Trendy raw water can be dangerous

A recent trend for consumers to purchase and drink raw, untreated water may be leading to illnesses from the bacteria, viruses, and parasite contained in that water. Raw water is being promoted as more natural than that which can be found in the tap or in treated bottled water. In fact, raw water itself is being bottled and sold, often for extremely high prices.

Unfortunately, the consumer may pay a higher price after drinking significant quantities of the raw water as it may lead to intestinal issues such as diarrhea. There are no food safety procedures followed in the bottling of raw water. While the Food and Drug Administration (FDA) regulates the processing and bottling of water that has passed certain safety standards, there is no such regulation for raw water.

Raw water is often compared to natural spring water, with no additives such as those found in tap water or regulated bottle water. However, the water found in nature may have also had other visitors, in the form of animals that roam through the woods and forests. They may drink from the stream, wash themselves in that same water, and even relieve themselves there.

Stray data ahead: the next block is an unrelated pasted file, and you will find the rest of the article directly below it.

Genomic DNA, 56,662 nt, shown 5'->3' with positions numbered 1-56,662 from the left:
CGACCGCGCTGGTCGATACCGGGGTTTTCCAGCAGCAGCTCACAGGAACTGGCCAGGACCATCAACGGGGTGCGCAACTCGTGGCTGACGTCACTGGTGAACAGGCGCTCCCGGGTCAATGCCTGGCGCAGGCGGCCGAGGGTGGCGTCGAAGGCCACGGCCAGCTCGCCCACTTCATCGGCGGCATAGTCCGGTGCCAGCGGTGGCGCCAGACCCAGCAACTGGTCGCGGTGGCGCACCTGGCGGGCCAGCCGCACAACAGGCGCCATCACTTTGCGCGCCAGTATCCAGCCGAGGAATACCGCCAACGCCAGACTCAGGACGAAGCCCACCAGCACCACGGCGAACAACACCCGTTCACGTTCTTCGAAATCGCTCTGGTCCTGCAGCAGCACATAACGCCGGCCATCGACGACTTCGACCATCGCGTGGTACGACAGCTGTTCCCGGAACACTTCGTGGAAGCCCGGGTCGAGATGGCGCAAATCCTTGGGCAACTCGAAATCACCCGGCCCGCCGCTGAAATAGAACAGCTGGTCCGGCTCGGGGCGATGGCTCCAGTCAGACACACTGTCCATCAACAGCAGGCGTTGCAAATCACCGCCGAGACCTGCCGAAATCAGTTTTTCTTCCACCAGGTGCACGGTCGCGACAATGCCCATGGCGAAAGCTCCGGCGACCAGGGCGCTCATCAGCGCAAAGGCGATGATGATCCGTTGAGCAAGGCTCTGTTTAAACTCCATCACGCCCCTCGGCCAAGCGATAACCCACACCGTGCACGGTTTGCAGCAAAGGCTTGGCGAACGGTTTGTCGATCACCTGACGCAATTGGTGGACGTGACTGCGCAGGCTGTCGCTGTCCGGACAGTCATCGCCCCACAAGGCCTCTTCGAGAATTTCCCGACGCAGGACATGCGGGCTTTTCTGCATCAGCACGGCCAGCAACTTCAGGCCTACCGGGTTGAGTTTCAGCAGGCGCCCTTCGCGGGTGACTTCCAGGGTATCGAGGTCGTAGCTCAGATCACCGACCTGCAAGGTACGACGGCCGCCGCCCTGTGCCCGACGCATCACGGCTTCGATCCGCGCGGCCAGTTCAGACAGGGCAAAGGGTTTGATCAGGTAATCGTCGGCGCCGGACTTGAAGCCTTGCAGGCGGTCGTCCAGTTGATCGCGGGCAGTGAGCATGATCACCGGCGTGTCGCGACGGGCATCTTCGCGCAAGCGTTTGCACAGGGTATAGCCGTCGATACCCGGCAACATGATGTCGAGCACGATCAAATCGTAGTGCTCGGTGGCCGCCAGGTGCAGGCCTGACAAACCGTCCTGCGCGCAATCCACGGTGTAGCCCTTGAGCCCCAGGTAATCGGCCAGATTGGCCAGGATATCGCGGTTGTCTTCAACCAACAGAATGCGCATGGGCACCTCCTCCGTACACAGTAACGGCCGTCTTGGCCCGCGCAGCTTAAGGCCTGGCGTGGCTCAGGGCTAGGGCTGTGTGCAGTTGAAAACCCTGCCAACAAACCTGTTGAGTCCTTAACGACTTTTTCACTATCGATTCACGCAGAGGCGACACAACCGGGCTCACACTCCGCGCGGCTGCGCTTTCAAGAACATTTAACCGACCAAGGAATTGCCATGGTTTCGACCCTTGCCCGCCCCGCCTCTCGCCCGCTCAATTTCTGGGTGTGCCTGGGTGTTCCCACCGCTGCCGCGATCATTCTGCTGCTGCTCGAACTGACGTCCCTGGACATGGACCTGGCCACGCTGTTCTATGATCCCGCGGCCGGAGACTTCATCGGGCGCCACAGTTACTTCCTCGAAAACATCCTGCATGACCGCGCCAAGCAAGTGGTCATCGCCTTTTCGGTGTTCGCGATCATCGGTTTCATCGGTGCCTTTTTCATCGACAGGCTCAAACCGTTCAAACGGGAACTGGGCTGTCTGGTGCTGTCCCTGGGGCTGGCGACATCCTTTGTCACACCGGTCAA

The raw water may even have groundwater contamination from naturally occurring elements such as arsenic, radon or uranium, or from pesticides and other chemicals used in the fields. When consumers drink that raw water, they are imbibing untreated, unfiltered, and untested water. While that has been touted as a benefit, it can actually be a detriment to consumers’ health.

The water treatment process that is regulated by the FDA is intended to remove harmful bacteria such as E.coli, salmonella and giardia, a common parasite that causes a diarrheal illness called giardiasis. The Centers for Disease Control and Prevention (CDC) says that giardiasis can be contracted by drinking untreated or improperly treated water from lakes, streams, or wells.

For more information about raw water and food safety, please contact the food poisoning lawyers at 1-888-335-4901.